FedEx just delivered the Replicator 2 spring-loaded drive block replacement kit that I ordered from Makerbot earlier this week. It’s a free part, you just have to pay tax and any shipping/handling fees. Dylan Ryder and I just installed the new drive block and it works amazingly! It’s seriously like having a brand new and improved machine. If you haven’t already ordered the part, do it now!
Request the drive block replacement here: http://store.makerbot.com/extruder-upgrade
Follow the installation instructions in the video here:
The good people at Makerbot’s customer service also sent me this video about how to clear a thermal barrier tube block in the machine’s extruder with this video tutorial:
I was psyched to see an email on my NYCIST listserv from Lindsay Velazco, science teacher at The Dalton School, looking to start a Teacher Hacker Space for Independent Schools (THaSIS). The plan is to host “a monthly meetup to pursue interests in electronics, robotics, and technology-related projects with other teachers. Folks from all grade levels, subject areas, and experience are welcome.”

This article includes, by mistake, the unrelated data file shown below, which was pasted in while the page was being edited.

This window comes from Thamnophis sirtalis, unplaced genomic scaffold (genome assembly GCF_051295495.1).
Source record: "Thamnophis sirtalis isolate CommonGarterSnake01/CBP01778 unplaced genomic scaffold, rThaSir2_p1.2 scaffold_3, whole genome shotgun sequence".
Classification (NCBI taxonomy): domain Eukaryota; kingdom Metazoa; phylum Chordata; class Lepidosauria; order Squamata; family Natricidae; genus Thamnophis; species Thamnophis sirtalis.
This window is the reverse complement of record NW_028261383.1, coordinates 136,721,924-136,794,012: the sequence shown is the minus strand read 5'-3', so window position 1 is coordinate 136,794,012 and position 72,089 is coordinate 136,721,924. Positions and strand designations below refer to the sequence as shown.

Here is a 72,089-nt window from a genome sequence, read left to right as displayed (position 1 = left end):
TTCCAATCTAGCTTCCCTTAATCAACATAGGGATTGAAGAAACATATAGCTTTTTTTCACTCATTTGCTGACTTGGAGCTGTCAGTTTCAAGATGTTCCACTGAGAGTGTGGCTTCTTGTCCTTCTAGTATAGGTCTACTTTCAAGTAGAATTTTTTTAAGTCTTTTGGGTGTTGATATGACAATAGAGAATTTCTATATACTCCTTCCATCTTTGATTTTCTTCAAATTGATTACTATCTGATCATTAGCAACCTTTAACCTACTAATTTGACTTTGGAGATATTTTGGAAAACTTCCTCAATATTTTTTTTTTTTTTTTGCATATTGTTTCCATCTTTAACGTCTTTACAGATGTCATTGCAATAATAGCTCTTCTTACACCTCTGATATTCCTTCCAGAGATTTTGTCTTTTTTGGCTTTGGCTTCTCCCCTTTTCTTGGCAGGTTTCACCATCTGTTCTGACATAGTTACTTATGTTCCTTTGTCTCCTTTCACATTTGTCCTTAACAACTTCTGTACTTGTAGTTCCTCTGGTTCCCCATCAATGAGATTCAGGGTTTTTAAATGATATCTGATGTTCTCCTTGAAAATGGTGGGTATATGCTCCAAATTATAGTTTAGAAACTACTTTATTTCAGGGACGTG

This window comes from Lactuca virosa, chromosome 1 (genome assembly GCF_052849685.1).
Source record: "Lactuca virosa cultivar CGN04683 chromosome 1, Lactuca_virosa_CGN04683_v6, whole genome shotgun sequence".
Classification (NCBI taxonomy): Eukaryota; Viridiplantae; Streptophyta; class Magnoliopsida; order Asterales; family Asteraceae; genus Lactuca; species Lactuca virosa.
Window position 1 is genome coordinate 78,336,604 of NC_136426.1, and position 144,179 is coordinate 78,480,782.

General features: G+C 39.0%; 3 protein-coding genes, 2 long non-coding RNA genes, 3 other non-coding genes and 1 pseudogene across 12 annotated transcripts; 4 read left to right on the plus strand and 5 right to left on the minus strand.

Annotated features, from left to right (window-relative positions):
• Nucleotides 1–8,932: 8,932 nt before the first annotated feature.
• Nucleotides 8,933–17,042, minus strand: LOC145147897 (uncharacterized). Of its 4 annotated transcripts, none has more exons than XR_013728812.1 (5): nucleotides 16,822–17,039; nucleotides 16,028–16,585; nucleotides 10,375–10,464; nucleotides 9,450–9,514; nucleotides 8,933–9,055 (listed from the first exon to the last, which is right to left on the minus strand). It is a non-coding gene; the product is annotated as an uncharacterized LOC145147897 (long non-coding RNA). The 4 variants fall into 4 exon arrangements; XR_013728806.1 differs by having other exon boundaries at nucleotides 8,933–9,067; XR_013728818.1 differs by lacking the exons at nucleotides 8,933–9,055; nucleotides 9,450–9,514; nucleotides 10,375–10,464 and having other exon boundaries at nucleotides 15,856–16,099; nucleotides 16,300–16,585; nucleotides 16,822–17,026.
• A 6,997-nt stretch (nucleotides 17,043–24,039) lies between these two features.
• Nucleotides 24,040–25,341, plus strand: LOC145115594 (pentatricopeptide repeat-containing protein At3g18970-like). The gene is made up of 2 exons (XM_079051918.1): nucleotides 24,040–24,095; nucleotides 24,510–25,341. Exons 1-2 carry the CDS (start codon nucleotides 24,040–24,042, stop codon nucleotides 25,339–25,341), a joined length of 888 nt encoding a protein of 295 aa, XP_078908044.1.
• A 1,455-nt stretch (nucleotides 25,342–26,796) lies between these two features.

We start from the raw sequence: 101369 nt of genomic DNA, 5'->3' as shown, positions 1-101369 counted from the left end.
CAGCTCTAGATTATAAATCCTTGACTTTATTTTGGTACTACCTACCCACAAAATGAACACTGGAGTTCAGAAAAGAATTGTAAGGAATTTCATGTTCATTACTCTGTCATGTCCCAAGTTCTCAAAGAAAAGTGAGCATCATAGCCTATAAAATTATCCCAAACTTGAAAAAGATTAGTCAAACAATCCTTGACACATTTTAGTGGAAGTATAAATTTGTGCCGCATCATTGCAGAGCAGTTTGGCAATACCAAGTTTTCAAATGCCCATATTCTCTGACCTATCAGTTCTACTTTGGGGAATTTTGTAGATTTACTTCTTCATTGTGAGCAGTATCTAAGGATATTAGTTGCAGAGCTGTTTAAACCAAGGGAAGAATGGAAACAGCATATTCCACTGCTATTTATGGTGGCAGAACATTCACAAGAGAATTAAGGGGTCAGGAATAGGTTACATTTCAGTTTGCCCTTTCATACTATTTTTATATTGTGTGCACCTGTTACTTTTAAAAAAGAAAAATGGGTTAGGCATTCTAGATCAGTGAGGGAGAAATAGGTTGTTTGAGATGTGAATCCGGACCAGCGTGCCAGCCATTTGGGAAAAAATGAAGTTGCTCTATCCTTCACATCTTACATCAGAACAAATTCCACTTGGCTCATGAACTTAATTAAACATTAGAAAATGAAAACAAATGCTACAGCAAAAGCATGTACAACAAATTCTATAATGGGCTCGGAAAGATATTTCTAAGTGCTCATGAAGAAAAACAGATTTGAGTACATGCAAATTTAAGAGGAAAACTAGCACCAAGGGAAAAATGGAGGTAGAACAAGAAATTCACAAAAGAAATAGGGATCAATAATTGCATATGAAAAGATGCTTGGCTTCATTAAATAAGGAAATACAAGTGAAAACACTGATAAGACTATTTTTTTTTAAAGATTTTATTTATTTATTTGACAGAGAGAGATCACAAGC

We were greeted with food, beverages, and individual Drawdio musical pencil kits all generously provided by Dalton’s Parents Association. After assembling and soldering, my unit was a dud. Nevertheless, the experience was well worth it, and it was a good reminder to always have a Plan B (or just accept someone’s gift of a working musical pencil).
Dylan Ryder (@DylanMRyder) is our new Technology Integrator for the intermediate Division (Grades 3-5) here at The School at Columbia University.
3rd graders recently got school Gmail accounts, and Dylan spent two weeks reviewing email and netiquette skills. He just showed me some of the awesome emails kids sent him. Besides the amazing spelling of vegetables above, here’s another gem:
this weekend I’m going to play club penguin all day